About 70% of the earth’s surface is covered in water, but 97% of it is saltwater, which is unfit for human use. Saltwater cannot be used for drinking, crop irrigation, or most industrial uses. Of the remaining 3% of the world’s water resources, only about 1% is readily available for human consumption.1

Global Shortage

Rapid industrialization and increasing agricultural use have contributed to worldwide water shortages. Areas that have experienced lack of H2O include China, Egypt, India, Israel, Pakistan, Mexico, parts of Africa and the United States (Colorado, California, Las Vegas and the East Coast), to name but a few.


Pollution also highlights the need for clean water. In the U.S., the dead zone off the Gulf Coast highlights the impact of fertilizer runoff,2 and methyl tertiary butyl ether (MTBE), an additive in unleaded gasoline, can be found in well water from California to Maryland.3 Overseas, highly publicized incidents in Russia, China, and elsewhere demonstrate that pollution isn’t limited to the West. Of course, fouled water supplies further limit the amount of freshwater available for human use.


Here are some of the more popular indexes designed to track various water-related investment opportunities:

  • The Dow Jones U.S. Water Index is composed of approximately 29 stocks; it is a barometer consisting of a large number of international and domestic companies that are affiliated with the water business and have a minimum market capitalization of $150 million.4
  • The ISE-B&S Water Index was launched in January 2006, and this index represents water distribution, water filtration, flow technology, and other companies that specialize in water-related solutions. It contains over 35 stocks.4
  • The S&P 1500 Water Utilities Index is a sub-sector of the Standard & Poor’s 1500 Utilities Index; this index is composed of just two companies, American States Water (NYSE:AWR) and Aqua America (NYSE: WTR).4
  • The S&P Global Water Index is an 11-year-old index that contains 50 companies around the world; their water-related businesses fall into two areas: utilities and infrastructure, and equipment and materials.5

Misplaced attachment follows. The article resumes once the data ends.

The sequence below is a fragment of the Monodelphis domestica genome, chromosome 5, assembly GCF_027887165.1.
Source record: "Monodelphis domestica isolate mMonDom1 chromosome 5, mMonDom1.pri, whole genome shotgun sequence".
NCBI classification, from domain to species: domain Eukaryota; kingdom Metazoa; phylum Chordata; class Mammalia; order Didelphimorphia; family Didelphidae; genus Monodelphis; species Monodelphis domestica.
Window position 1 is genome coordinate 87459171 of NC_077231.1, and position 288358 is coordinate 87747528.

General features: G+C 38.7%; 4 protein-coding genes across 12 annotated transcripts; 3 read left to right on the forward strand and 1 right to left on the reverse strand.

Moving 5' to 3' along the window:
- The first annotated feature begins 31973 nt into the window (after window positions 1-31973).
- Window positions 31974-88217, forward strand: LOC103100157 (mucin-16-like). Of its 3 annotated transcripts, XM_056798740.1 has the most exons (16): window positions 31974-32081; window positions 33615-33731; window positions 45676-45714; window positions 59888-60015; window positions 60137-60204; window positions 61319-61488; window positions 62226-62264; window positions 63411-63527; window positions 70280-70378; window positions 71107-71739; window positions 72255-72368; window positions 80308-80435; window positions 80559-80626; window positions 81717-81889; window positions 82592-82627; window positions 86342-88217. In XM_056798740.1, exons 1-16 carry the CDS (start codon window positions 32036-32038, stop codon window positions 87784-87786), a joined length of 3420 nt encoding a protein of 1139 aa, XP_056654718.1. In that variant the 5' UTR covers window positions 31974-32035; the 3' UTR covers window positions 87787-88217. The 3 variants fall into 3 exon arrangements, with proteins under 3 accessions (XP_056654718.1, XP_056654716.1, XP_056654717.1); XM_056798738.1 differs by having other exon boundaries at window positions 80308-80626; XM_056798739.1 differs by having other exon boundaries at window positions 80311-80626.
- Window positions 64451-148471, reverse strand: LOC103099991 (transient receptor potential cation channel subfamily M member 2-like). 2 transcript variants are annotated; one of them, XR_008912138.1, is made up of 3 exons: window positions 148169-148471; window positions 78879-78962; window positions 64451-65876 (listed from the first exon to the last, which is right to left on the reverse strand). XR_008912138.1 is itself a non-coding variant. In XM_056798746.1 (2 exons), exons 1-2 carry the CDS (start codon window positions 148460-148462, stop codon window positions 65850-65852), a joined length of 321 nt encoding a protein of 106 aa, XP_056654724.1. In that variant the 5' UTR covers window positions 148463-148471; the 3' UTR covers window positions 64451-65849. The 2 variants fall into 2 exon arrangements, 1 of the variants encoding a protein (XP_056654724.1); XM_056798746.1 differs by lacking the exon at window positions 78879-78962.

The Bloomberg World Water Index and the MSCI World Water Index provide a look at the water industry from an international perspective, although it can be rather difficult to find current information about either index.6 There are also a variety of utility indexes that include some water stocks.…—”Water Investments: How to Invest in Water,” James McWhinney, Investopedia, 6/25/19

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The UK government wants to put a price on nature
but that will destroy it

Defining Earth’s resources as ‘natural capital’ is morally wrong, intellectually vacuous, and most of all counter-productive

Never mind that the new environmental watchdog will have no teeth. Never mind that the government plans to remove protection from local wildlife sites. Never mind that its 25-year environment plan is all talk and no action. We don’t need rules any more. We have a pouch of magic powder we can sprinkle on any problem to make it disappear.

This powder is the monetary valuation of the natural world. Through the market, we can avoid conflict and hard choices, laws and policies, by replacing political decisions with economic calculations.

Almost all official documents on environmental issues are now peppered with references to “natural capital” and to the Natural Capital Committee, the Laputian body the government has created to price the living world and develop a set of “national natural capital accounts”. The government admits that “at present we cannot robustly value everything we wish to in economic terms; wildlife being a particular challenge”. Hopefully, such gaps can soon be filled, so we’ll know exactly how much a primrose is worth.

The government argues that without a price, the living world is accorded no value, so irrational decisions are made. By costing nature, you ensure that it commands the investment and protection that other forms of capital attract. This thinking is based on a series of extraordinary misconceptions. Even the name reveals a confusion: natural capital is a contradiction in terms. Capital is properly understood as the human-made segment of wealth that is deployed in production to create further financial returns. Concepts such as natural capital, human capital or social capital can be used as metaphors or analogies, though even these are misleading. But the 25-year plan defines natural capital as “the air, water, soil and ecosystems that support all forms of life”. In other words, nature is capital. In reality, natural wealth and human-made capital are neither comparable nor interchangeable. If the soil is washed off the land, we cannot grow crops on a bed of derivatives.

As the cognitive linguist George Lakoff points out, when you use the frames and language of your opponents, you don’t persuade them to adopt your point of view. Instead you adopt theirs, while strengthening their resistance to your objectives. Lakoff argues that the key to political success is to promote your own values, rather than appease the mindset you contest. The natural capital agenda reinforces the notion that nature has no value unless you can extract cash from it. Dieter Helm, who chairs the government’s preposterous committee, makes this point explicit: the idea that nature has intrinsic value, independent of what humans can take from it, he says, is “dangerous”. But this dangerous idea has been the motivating force of all successful environmental campaigns.